It's been a long time since we've seen any sub-10-inch Windows devices. There was a period in 2006 where probably-better-forgotten UMPCs (Ultra Mobile PCs) such as the 7-inch Windows XP-based Samsung Q1 UMPC were briefly in vogue, but since then the sub-10-inch device category has been dominated by iOS with its iPad Mini, and Android, thanks to the growing phablet category and the wealth of 7-inch Android tablets available on the market. Until now, all Windows 8 tablets - due in part to the OS naturally being well suited to larger devices - have been 10 to 13 inches.
Acer is no stranger to tablets, as its 2011 efforts show, the Acer Iconia Tab A500 and the smaller 7-inch Iconia Tab A100 were two of the first Android 3.2 Honeycomb tablets available on the market. It also has experience with Windows tablets such as the 10-inch Windows 7 based Iconia Tab W500. With the recently launched Iconia W3 tablet, Acer has built the world's first 8.1-inch tablet running Windows 8. First announced at Computex 2013, with a dual-core Intel Atom processor, a full version of Windows 8 (our version is running 32-bit Windows 8.1 Preview), a portable form factor and an affordable price of just S$499, the W3 looks like a very appealing buy. We find out if it's worth your money.
On the front of the W3, its display is surrounded by a thin, matte white plastic bezel which is also used on the edges of the device. The bezel doesn't look too ugly, but compared to other consumer devices many of which sport edge-to-edge glass, it does look a little cheap in comparison. Button placement is fairly standard for a smaller tablet, with the Windows button located at the bottom when holding the W3 in portrait orientation. While this works great for reading content and using Windows 8's Modern UI, it's not so suitable for desktop-mode, which, naturally, feels more familiar in landscape orientation.
The rear of the device is finished in a metallic silver color. It's quite convincing from far away, but as soon as you get close, you can tell it's anything but metal. Up close, it actually looks quite cheap.
The W3 uses a 1280 x 800 pixel resolution display which isn't fantastic, but is acceptable for an 8-inch screen. Unfortunately, the screen itself is simply awful, with a very visible gauze-like, hazy coating that looks like someone left a cheap screen protector on it (they didn't - we checked). Viewing angles are also horrendous, and moving your head just a bit off-axis immediately results in a massive drop in image quality. Combined together, the screen is quite straining on the eyes, which is the last thing you want in a device you'll primarily be using for content consumption.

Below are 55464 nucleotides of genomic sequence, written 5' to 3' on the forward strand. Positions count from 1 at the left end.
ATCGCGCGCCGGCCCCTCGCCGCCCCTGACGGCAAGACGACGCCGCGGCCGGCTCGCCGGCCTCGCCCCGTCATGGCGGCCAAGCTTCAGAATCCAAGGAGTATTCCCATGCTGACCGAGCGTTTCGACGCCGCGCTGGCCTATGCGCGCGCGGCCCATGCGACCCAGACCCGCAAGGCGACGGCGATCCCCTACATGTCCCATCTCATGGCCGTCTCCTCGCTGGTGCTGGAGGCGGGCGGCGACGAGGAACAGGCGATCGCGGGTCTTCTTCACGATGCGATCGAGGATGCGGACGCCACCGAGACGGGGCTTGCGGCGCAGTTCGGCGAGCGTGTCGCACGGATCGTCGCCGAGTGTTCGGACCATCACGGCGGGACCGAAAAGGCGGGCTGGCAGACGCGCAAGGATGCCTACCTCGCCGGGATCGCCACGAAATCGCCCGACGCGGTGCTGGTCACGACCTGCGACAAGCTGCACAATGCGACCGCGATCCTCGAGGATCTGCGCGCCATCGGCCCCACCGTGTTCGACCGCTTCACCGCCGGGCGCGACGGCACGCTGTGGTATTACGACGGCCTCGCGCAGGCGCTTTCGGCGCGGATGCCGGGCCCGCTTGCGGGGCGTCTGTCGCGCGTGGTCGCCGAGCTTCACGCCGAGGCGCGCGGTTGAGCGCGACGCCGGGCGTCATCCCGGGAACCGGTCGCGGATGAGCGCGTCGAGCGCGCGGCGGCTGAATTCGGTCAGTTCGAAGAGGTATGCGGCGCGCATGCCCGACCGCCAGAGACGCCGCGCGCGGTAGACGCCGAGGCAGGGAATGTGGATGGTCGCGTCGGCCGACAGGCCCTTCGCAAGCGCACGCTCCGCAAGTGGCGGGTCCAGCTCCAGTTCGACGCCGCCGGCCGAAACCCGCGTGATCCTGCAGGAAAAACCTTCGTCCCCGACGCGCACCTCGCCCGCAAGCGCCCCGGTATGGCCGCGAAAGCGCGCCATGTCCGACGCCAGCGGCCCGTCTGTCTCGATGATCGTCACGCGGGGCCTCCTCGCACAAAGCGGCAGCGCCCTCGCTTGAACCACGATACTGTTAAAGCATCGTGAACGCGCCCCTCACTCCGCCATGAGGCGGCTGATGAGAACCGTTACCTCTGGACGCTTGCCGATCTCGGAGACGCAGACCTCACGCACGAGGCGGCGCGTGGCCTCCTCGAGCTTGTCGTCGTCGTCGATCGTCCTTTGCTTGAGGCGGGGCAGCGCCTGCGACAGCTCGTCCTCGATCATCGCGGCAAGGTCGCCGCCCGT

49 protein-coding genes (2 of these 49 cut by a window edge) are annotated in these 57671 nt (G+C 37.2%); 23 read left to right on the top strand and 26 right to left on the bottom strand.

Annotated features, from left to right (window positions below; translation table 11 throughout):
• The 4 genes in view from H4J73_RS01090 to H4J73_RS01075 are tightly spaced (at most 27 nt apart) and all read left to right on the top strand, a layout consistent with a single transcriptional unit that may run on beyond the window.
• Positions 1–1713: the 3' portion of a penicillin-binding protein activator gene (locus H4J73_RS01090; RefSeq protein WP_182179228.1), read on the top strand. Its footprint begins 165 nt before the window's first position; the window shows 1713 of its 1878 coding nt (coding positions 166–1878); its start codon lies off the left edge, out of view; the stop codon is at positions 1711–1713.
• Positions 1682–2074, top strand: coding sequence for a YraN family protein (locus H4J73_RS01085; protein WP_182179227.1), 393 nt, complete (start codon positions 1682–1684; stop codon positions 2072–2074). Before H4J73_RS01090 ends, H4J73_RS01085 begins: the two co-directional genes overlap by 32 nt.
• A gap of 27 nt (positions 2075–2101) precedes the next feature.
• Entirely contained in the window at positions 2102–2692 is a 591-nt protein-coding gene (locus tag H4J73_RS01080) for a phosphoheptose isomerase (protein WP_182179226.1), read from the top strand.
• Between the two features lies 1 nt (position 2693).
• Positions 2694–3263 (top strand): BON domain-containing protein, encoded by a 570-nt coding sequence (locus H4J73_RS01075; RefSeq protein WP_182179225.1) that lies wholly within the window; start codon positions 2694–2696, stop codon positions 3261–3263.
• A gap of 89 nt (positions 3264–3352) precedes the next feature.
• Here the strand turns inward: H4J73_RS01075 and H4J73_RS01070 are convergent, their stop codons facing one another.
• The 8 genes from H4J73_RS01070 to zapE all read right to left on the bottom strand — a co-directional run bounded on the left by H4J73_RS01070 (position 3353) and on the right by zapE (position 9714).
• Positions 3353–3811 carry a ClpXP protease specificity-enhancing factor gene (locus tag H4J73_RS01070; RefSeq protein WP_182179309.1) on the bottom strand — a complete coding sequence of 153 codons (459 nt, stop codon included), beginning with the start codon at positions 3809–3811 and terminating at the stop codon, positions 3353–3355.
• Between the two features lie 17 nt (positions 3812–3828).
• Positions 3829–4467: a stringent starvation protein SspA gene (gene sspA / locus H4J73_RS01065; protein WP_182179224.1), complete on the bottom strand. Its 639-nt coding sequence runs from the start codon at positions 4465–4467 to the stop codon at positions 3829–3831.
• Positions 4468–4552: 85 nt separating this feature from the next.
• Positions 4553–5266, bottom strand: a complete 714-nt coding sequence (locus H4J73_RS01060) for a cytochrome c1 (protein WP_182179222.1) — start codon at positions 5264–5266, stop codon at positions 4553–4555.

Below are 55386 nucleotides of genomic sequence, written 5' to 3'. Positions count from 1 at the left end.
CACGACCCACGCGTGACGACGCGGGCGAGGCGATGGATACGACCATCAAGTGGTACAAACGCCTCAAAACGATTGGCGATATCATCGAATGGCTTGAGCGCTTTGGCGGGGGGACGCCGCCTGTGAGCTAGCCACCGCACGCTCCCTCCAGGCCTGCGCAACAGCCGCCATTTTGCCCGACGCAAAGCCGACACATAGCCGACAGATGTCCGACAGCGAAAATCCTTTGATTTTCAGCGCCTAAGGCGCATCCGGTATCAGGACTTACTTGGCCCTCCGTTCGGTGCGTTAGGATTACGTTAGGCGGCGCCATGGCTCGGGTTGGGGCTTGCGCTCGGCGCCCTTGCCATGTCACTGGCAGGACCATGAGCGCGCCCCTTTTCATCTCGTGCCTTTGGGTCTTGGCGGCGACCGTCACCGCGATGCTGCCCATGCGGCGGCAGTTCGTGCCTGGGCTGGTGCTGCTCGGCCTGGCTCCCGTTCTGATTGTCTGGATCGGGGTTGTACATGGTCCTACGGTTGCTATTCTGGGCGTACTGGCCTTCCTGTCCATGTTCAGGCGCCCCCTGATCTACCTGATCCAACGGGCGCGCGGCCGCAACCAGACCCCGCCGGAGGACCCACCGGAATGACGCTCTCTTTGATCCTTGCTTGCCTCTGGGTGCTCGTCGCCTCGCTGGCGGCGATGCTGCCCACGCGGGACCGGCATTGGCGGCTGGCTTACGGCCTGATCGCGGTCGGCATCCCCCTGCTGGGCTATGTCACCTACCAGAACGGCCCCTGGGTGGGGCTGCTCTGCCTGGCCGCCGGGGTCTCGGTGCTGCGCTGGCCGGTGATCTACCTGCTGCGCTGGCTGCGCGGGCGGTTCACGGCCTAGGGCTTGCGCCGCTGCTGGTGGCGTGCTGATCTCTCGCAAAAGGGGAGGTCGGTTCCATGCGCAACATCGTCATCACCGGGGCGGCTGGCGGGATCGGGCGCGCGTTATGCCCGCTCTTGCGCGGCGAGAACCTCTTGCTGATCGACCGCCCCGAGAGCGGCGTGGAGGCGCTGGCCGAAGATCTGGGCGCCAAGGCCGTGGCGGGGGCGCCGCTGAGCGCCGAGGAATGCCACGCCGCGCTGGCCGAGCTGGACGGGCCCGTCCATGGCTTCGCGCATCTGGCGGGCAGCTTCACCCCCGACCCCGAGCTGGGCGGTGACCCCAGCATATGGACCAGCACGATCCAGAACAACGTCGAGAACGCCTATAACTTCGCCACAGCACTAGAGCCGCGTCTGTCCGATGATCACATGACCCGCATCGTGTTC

While we don't expect amazing, full HD, IPS panel displays from a device aimed solely at the value-inclined customer, even budget buyers deserve more than this. It's particularly problematic for a tablet, where you might not have an optimum viewing angle much of the time (e.g. when you're riding the train and have the device in your lap).
In use, Windows 8's Modern UI worked nicely on the 8-inch display and, despite the smaller size, the tiles never felt cramped or undersized. On the other hand, Windows desktop mode was a different story. The desktop doesn't scale well, and icons and menus are all tiny and hard to read on the 8.1-inch screen and even harder to accurately select with just the tip of your finger, even with the 150% scaling option. A stylus would certainly have helped here.
Audio on an 8-inch device was never going to be great in the first place but, even with low expectations, the W3 managed to produce some of the worst audio we've ever experienced from a portable device.
To start with, the W3's two speakers are located on the right-edge (with reference to landscape handling), which makes sense if you're holding the device in portrait orientation (as it would then be the bottom edge) but of course, the majority of videos (barring some amateurs on YouTube) are shot in landscape orientation, so naturally, you'll want to hold the device sideways to maximize screen space.